Mr. Paterson: To ask the Secretary of State for Environment, Food and Rural Affairs pursuant to her written statement of 15 November 2005, Official Report, column 48WS, on avian influenza (epidemiology report), what species or sub-species the mesias from the quarantine facility in Essex were from; and whether that species or sub-species is indigenous to Taiwan. 
Mr. Paterson: To ask the Secretary of State for Environment, Food and Rural Affairs whether the pooling of samples of different species and different origins delayed the determination of the source of the H5N1 avian flu virus detected from samples taken from dead birds in the quarantine facility in Essex. 
Mr. Paterson: To ask the Secretary of State for Environment, Food and Rural Affairs what assessment her Department has made of the reasons for the presence of H5N1 infection in mesia birds from two cages separated by five other cages and for the absence of infection in the birds of other species in the intervening cages. 
Mr. Paterson: To ask the Secretary of State for Environment, Food and Rural Affairs how many Surinam caiques were sampled by her Department's staff from the quarantine facility in Essex in which the avian influenza virus H5N1 was isolated. 
Mr. Paice: To ask the Secretary of State for Environment, Food and Rural Affairs (1) what assessment she made of the merits of requiring all sales of birds to be recorded before introducing the ban on sales at bird fairs; 
[holding answer 28 November 2005]: Following a veterinary risk assessment and discussions with stakeholders, a precautionary approach to gatherings which involve the sale of birds was taken as these increase the risk of dissemination of infection and present a high risk. This is because when ownership changes hands, birds will be spread over a wider area in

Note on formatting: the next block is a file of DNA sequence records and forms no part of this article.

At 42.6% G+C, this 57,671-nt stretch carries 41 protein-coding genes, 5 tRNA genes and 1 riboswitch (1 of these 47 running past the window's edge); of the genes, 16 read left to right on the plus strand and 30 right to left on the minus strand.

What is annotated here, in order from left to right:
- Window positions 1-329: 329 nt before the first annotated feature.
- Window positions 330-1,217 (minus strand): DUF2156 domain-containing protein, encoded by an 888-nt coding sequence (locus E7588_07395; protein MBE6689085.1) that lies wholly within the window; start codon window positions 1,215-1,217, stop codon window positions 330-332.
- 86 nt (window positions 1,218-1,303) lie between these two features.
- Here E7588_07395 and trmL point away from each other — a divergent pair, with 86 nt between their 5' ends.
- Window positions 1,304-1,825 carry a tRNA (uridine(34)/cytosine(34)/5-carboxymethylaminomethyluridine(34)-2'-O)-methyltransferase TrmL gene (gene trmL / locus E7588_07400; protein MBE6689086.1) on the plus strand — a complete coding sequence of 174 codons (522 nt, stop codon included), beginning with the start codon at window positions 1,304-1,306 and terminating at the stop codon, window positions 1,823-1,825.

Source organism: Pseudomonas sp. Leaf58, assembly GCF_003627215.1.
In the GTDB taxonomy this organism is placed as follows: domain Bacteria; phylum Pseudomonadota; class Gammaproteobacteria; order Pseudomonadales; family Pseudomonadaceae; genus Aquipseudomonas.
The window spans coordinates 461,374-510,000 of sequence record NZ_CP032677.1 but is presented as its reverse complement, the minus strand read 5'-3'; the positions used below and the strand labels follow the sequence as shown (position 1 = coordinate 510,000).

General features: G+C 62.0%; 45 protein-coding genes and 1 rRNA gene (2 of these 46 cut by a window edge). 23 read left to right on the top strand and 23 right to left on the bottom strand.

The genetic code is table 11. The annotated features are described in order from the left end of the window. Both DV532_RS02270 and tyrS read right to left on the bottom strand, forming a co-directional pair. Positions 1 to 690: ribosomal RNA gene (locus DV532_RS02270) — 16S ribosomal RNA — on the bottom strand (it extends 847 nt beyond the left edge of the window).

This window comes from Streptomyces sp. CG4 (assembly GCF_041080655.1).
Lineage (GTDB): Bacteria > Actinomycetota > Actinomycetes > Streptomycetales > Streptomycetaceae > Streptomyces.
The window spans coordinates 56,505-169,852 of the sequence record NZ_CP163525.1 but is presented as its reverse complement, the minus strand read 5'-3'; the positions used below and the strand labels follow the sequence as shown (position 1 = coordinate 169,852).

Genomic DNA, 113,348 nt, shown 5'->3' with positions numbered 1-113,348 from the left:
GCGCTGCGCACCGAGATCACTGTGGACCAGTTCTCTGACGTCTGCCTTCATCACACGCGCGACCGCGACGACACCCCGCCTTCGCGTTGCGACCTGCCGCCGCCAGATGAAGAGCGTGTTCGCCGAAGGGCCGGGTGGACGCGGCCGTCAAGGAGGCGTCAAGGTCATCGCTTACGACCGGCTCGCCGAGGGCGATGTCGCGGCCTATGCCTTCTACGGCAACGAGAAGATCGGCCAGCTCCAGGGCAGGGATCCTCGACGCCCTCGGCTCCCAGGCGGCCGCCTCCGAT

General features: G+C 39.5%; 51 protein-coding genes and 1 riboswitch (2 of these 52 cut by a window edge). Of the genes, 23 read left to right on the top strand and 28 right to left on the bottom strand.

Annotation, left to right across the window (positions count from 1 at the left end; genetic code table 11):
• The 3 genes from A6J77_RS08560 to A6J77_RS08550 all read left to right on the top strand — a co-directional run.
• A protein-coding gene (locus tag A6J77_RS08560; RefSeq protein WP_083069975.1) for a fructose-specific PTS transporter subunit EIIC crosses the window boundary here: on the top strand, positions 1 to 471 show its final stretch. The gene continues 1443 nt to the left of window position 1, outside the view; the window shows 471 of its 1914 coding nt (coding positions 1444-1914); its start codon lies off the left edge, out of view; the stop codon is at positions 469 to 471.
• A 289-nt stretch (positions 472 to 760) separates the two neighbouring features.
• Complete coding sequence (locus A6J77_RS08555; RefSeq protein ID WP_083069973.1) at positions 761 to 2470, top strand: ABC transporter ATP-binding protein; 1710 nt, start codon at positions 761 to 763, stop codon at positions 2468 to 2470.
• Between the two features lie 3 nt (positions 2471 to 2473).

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comparison to gatherings where birds are merely exhibited and returned to the premises of origin. Therefore sales from exhibitions, shows, fairs or other gatherings are not allowed. Recording sales would not help to prevent the spread of avian influenza in the event of a disease outbreak.
Mr. Paice: To ask the Secretary of State for Environment, Food and Rural Affairs if she will list the dates on which inspectors visited the bird quarantine centre in Fambridge, Essex during (a) each of the last three years and (b) the quarantine period of the mesias which died in quarantine. 
(a) The premises were inspected by SVS as part of the annual licensing process in November 2002, December 2003, and on 20 December 2004. In addition the premises would have been visited by an LVI at least three times during all quarantine periods at the premises.